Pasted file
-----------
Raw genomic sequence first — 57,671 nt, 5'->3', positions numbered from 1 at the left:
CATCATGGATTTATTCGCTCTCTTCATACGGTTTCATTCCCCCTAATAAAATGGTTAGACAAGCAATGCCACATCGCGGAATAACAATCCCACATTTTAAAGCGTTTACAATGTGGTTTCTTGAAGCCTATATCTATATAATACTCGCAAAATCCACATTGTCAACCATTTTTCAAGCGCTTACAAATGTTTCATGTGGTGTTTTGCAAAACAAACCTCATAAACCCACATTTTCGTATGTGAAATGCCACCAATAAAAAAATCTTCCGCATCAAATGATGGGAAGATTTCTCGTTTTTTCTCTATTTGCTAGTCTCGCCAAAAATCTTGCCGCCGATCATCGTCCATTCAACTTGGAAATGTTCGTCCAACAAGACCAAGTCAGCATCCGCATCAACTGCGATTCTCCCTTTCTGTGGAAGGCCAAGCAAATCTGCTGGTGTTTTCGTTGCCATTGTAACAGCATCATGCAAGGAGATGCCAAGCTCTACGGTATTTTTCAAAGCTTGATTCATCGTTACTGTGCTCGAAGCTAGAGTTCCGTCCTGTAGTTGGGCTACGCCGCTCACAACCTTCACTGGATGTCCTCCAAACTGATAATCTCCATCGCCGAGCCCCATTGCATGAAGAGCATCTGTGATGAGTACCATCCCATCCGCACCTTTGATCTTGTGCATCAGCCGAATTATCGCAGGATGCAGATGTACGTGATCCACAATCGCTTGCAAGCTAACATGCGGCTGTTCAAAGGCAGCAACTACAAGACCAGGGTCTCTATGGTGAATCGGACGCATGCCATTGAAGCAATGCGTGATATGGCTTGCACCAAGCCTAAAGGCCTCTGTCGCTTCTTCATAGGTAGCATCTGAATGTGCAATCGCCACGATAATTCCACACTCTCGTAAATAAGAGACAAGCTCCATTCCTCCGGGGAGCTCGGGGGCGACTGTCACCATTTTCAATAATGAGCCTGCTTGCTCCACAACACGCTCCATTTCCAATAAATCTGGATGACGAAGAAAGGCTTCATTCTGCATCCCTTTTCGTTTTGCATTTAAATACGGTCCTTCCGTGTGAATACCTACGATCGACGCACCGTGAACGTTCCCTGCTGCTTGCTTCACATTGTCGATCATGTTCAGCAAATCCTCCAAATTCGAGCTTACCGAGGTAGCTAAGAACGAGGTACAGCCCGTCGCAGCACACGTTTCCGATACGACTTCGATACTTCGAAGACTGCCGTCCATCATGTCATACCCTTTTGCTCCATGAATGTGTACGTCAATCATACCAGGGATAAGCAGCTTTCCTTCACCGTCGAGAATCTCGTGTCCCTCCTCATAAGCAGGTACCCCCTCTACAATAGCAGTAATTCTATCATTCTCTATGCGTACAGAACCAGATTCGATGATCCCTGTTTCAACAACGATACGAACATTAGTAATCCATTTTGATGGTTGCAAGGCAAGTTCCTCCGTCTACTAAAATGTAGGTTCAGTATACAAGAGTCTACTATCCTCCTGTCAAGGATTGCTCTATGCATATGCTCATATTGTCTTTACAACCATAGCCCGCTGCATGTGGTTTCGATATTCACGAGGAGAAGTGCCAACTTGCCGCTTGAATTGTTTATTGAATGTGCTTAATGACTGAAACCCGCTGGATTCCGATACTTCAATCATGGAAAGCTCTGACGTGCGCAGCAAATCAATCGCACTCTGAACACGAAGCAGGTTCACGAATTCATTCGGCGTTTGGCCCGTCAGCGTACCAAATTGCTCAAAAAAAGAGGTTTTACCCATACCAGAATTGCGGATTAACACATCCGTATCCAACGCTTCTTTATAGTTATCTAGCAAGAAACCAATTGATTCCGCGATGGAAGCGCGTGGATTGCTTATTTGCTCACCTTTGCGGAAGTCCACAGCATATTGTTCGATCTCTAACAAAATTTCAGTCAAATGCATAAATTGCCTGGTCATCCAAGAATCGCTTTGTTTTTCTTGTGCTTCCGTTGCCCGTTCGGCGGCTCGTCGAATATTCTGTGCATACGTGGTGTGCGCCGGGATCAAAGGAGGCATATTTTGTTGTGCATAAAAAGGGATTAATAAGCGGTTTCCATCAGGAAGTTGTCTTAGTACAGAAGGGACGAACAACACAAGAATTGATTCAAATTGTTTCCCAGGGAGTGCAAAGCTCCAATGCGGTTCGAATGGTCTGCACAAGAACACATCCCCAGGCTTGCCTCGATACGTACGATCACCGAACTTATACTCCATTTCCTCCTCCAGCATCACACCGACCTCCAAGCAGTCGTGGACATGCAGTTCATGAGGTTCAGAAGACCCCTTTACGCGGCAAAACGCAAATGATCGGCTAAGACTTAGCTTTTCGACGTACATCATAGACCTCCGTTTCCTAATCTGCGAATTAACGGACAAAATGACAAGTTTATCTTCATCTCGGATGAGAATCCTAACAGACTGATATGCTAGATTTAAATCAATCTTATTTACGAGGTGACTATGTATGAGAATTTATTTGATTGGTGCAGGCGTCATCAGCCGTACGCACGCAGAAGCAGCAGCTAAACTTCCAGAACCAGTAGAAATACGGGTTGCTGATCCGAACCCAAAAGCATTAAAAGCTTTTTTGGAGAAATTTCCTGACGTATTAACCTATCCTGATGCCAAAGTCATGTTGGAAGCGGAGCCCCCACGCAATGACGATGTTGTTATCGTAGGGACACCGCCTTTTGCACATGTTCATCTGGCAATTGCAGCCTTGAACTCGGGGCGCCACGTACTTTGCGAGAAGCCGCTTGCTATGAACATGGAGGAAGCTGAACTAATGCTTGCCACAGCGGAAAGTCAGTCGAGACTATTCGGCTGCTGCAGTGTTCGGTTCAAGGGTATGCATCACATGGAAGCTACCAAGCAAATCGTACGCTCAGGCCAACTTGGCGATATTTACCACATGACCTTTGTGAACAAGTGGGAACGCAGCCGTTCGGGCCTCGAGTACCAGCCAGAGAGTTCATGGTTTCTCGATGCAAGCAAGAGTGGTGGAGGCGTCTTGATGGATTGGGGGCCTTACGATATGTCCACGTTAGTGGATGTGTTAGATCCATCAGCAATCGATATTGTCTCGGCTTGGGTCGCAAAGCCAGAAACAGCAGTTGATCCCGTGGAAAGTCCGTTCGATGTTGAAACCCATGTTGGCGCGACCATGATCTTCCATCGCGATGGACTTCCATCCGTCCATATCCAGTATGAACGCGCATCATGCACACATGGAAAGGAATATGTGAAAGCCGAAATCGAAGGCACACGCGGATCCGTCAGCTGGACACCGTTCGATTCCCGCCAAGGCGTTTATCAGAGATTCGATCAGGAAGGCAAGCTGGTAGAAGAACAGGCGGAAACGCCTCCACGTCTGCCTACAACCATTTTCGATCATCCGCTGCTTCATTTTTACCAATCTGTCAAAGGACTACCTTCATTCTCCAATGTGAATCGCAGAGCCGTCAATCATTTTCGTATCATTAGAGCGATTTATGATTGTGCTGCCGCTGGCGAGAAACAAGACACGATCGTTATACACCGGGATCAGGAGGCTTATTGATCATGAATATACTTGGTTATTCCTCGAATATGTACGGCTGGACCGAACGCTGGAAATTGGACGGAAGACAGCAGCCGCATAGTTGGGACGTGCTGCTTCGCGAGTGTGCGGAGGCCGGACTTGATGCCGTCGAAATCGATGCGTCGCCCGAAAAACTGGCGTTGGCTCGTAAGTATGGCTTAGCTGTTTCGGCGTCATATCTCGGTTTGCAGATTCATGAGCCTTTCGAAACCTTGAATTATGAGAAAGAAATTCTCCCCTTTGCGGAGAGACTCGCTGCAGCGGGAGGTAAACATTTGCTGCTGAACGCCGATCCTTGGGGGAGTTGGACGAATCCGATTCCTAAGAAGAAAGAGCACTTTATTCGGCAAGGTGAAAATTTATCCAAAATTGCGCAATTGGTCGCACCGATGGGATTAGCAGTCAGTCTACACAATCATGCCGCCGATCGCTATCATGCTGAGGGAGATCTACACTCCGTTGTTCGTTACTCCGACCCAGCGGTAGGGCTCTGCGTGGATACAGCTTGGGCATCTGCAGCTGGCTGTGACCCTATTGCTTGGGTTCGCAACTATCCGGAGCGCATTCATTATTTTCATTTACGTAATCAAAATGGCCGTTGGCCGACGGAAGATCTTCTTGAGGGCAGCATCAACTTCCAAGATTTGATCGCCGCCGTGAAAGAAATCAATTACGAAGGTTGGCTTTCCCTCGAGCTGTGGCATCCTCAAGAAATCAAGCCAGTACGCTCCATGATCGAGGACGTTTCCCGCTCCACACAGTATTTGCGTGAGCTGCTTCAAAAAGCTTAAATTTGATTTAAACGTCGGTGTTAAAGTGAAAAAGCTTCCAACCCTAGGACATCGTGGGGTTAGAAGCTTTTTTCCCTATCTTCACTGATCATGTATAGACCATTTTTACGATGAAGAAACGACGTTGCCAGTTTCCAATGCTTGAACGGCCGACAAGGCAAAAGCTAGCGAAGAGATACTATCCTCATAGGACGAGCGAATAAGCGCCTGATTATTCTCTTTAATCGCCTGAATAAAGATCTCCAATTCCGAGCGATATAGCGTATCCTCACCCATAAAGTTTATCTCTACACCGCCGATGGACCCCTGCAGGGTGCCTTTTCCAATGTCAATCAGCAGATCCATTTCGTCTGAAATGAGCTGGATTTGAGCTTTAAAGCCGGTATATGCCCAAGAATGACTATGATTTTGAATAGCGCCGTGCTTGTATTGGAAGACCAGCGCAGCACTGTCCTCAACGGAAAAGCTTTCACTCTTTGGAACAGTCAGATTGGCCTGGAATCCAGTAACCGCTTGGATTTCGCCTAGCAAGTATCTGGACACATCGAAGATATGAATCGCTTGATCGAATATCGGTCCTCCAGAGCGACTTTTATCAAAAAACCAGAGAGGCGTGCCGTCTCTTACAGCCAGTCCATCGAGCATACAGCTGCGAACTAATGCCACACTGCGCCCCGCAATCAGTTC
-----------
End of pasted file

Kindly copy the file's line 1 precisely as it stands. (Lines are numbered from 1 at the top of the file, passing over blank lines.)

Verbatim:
Raw genomic sequence first — 57,671 nt, 5'->3', positions numbered from 1 at the left: